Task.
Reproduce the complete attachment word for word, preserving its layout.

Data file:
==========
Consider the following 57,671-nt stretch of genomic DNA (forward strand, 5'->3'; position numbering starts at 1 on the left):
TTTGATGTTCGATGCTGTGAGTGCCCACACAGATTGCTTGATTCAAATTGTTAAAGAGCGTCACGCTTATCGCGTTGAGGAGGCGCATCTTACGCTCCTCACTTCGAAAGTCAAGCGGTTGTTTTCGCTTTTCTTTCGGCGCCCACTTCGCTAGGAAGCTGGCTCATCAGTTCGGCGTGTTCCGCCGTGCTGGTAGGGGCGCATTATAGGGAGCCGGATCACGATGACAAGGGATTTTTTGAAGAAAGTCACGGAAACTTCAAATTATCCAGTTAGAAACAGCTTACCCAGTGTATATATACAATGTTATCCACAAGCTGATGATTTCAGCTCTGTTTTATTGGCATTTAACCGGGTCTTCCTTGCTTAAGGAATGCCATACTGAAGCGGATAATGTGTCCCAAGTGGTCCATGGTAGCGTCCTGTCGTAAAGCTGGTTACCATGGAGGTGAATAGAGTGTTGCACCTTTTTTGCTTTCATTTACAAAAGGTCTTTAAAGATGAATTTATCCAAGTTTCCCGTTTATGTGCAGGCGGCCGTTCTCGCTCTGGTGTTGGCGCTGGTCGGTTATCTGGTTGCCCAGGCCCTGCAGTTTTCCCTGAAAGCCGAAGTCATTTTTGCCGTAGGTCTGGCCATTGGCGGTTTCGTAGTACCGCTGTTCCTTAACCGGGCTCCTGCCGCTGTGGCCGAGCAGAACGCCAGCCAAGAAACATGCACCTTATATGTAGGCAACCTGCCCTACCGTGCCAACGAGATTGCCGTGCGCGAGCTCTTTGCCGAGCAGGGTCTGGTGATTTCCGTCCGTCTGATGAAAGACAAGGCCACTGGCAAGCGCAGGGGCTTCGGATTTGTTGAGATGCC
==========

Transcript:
Consider the following 57,671-nt stretch of genomic DNA (forward strand, 5'->3'; position numbering starts at 1 on the left):
TTTGATGTTCGATGCTGTGAGTGCCCACACAGATTGCTTGATTCAAATTGTTAAAGAGCGTCACGCTTATCGCGTTGAGGAGGCGCATCTTACGCTCCTCACTTCGAAAGTCAAGCGGTTGTTTTCGCTTTTCTTTCGGCGCCCACTTCGCTAGGAAGCTGGCTCATCAGTTCGGCGTGTTCCGCCGTGCTGGTAGGGGCGCATTATAGGGAGCCGGATCACGATGACAAGGGATTTTTTGAAGAAAGTCACGGAAACTTCAAATTATCCAGTTAGAAACAGCTTACCCAGTGTATATATACAATGTTATCCACAAGCTGATGATTTCAGCTCTGTTTTATTGGCATTTAACCGGGTCTTCCTTGCTTAAGGAATGCCATACTGAAGCGGATAATGTGTCCCAAGTGGTCCATGGTAGCGTCCTGTCGTAAAGCTGGTTACCATGGAGGTGAATAGAGTGTTGCACCTTTTTTGCTTTCATTTACAAAAGGTCTTTAAAGATGAATTTATCCAAGTTTCCCGTTTATGTGCAGGCGGCCGTTCTCGCTCTGGTGTTGGCGCTGGTCGGTTATCTGGTTGCCCAGGCCCTGCAGTTTTCCCTGAAAGCCGAAGTCATTTTTGCCGTAGGTCTGGCCATTGGCGGTTTCGTAGTACCGCTGTTCCTTAACCGGGCTCCTGCCGCTGTGGCCGAGCAGAACGCCAGCCAAGAAACATGCACCTTATATGTAGGCAACCTGCCCTACCGTGCCAACGAGATTGCCGTGCGCGAGCTCTTTGCCGAGCAGGGTCTGGTGATTTCCGTCCGTCTGATGAAAGACAAGGCCACTGGCAAGCGCAGGGGCTTCGGATTTGTTGAGATGCC